How to Prepare a Lay Abstract
It’s important to prepare a summary in simple, non-technical language to tell the story of your research.
This summary – known as a ‘lay abstract’ – should be distinct from the scientific one (not copy and paste), no more than 250-300 words.
Why do this?
A lay abstract helps to:
- demonstrate accountability to contributors, funders
- highlight the relevance of research in an accessible, easy-to-read format
- raise awareness about dermatologic research
- increase research participation by potential patients
- explain research to people who don’t have a background in science, or in your research
The CDF requires this capsule summary so that we can profile it on the website to potential sponsors and funders, and to media.
- The first sentence is often all people read, so make it count. Explain what your research aims to achieve, then how you’re going to do it and the context.
- Discuss the applications and benefits, making them relevant to everyday life — as if you were talking to a family member. Provide examples.
- Use active verb tense.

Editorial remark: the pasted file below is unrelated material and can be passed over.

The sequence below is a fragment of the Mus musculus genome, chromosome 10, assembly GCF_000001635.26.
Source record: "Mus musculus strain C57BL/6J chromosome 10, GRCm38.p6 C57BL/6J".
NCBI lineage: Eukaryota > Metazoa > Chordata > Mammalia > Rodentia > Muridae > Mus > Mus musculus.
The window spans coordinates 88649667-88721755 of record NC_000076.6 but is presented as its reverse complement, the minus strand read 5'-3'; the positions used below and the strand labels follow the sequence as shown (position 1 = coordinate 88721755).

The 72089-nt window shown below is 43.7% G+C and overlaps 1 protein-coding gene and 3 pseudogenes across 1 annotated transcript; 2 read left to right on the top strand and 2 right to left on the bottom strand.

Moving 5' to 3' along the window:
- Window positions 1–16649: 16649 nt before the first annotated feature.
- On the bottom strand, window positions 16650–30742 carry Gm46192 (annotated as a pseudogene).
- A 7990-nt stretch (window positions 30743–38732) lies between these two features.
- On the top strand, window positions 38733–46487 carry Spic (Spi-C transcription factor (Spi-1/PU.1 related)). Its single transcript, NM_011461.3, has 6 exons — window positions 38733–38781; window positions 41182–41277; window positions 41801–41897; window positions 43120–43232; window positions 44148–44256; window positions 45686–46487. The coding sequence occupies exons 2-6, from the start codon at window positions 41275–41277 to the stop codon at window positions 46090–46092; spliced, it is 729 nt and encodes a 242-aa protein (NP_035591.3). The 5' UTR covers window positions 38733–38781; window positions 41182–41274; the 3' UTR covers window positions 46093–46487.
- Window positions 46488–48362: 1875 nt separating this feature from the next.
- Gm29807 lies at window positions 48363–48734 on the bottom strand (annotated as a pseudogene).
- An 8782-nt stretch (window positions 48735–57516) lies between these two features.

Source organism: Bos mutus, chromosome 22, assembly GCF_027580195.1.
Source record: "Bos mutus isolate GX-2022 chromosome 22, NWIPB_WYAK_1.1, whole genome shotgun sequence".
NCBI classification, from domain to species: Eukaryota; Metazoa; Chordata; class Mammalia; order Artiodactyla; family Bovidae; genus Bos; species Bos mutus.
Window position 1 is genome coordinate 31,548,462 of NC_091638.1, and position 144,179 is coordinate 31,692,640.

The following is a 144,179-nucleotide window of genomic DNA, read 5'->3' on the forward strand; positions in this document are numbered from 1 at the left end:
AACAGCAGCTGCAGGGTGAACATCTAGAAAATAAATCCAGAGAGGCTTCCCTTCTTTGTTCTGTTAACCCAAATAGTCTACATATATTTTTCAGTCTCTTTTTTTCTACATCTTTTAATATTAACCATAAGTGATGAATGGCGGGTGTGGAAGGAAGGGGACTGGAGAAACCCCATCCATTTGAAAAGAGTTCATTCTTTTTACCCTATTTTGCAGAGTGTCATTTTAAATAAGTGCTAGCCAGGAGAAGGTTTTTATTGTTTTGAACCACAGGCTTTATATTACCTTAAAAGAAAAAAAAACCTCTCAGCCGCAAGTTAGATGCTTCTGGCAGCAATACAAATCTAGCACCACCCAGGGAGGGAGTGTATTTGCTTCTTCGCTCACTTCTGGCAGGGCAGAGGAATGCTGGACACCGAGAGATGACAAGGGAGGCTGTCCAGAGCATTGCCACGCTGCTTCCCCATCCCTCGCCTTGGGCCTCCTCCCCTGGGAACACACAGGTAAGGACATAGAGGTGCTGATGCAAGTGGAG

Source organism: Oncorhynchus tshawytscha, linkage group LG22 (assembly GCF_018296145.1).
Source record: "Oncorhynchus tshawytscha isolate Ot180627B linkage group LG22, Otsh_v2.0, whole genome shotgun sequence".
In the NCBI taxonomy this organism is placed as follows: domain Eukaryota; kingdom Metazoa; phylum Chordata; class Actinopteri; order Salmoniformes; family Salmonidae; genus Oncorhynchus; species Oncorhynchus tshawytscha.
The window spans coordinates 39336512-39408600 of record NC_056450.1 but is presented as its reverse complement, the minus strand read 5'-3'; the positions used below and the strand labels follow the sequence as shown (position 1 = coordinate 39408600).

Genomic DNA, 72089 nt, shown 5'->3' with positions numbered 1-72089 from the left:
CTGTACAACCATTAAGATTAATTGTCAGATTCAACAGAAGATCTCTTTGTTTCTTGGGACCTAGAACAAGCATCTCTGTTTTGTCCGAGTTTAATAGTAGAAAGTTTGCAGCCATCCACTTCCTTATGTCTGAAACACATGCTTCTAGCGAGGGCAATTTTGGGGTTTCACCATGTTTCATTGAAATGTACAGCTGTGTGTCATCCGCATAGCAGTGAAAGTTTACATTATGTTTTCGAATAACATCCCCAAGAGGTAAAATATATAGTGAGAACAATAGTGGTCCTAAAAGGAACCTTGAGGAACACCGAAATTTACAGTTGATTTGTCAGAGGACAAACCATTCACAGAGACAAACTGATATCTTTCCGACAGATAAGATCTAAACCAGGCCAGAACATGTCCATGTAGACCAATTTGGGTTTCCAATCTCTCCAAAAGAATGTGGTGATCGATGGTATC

- Keep sentences short, clear and focused.
- Avoid jargon or technical terms. Opt for short, simple words.
- Ask a non-scientist to read it over.
The (UK) Stroke Association’s helpful plain-language guide
|Scientific terms||Simplified phrases|
|Pathway — a series of chemical reactions||Participate in – take part|
|Expression – how genes make products (e.g. proteins) that can be used by cells||Prior to – before|
|Signalling – ways that cells communicate with each other||Discontinue – stop
|Apoptosis – how cells die||In the event of – if|
|Efficacy of X – how well X works||Duration – time|
|End point – something that is measured in a clinical trial and is the trial goal||Inform – tell|
|Mutation – sudden, permanent change in the genetic makeup of a cell||Scheduled to undergo – due to have|
|Drug target – something in the body that is changed by a drug to give a desirable effect||Accordingly, consequently – so|
|Neurons – nerves||With reference to, with regard to – about|
|Probability – how likely X is to happen||If this is the case – if so|
|In the event of – if|
|For the purpose of – to|